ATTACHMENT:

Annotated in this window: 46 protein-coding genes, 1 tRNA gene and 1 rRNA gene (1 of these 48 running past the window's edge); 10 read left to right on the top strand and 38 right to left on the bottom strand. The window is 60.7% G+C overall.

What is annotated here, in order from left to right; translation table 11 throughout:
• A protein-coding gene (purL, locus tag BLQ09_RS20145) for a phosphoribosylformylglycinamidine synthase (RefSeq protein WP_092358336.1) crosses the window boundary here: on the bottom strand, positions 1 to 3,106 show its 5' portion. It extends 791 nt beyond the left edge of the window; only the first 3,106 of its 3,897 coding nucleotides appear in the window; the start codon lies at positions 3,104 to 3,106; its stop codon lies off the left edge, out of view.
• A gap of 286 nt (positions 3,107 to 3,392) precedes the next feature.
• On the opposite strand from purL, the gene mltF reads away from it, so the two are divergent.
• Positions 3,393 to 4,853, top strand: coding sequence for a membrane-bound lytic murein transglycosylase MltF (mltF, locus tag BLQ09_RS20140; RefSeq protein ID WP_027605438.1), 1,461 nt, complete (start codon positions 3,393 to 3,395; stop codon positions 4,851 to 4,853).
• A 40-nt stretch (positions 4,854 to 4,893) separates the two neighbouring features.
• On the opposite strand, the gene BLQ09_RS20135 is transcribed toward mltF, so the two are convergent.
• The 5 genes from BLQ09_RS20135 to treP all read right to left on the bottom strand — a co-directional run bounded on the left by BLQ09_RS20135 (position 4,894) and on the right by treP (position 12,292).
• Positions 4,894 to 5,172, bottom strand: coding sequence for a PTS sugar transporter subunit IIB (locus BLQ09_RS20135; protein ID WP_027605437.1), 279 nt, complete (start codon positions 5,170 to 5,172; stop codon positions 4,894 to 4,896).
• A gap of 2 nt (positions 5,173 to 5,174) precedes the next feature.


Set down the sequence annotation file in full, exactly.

Annotated in this window: 46 protein-coding genes, 1 tRNA gene and 1 rRNA gene (1 of these 48 running past the window's edge); 10 read left to right on the top strand and 38 right to left on the bottom strand. The window is 60.7% G+C overall.

What is annotated here, in order from left to right; translation table 11 throughout:
• A protein-coding gene (purL, locus tag BLQ09_RS20145) for a phosphoribosylformylglycinamidine synthase (RefSeq protein WP_092358336.1) crosses the window boundary here: on the bottom strand, positions 1 to 3,106 show its 5' portion. It extends 791 nt beyond the left edge of the window; only the first 3,106 of its 3,897 coding nucleotides appear in the window; the start codon lies at positions 3,104 to 3,106; its stop codon lies off the left edge, out of view.
• A gap of 286 nt (positions 3,107 to 3,392) precedes the next feature.
• On the opposite strand from purL, the gene mltF reads away from it, so the two are divergent.
• Positions 3,393 to 4,853, top strand: coding sequence for a membrane-bound lytic murein transglycosylase MltF (mltF, locus tag BLQ09_RS20140; RefSeq protein ID WP_027605438.1), 1,461 nt, complete (start codon positions 3,393 to 3,395; stop codon positions 4,851 to 4,853).
• A 40-nt stretch (positions 4,854 to 4,893) separates the two neighbouring features.
• On the opposite strand, the gene BLQ09_RS20135 is transcribed toward mltF, so the two are convergent.
• The 5 genes from BLQ09_RS20135 to treP all read right to left on the bottom strand — a co-directional run bounded on the left by BLQ09_RS20135 (position 4,894) and on the right by treP (position 12,292).
• Positions 4,894 to 5,172, bottom strand: coding sequence for a PTS sugar transporter subunit IIB (locus BLQ09_RS20135; protein ID WP_027605437.1), 279 nt, complete (start codon positions 5,170 to 5,172; stop codon positions 4,894 to 4,896).
• A gap of 2 nt (positions 5,173 to 5,174) precedes the next feature.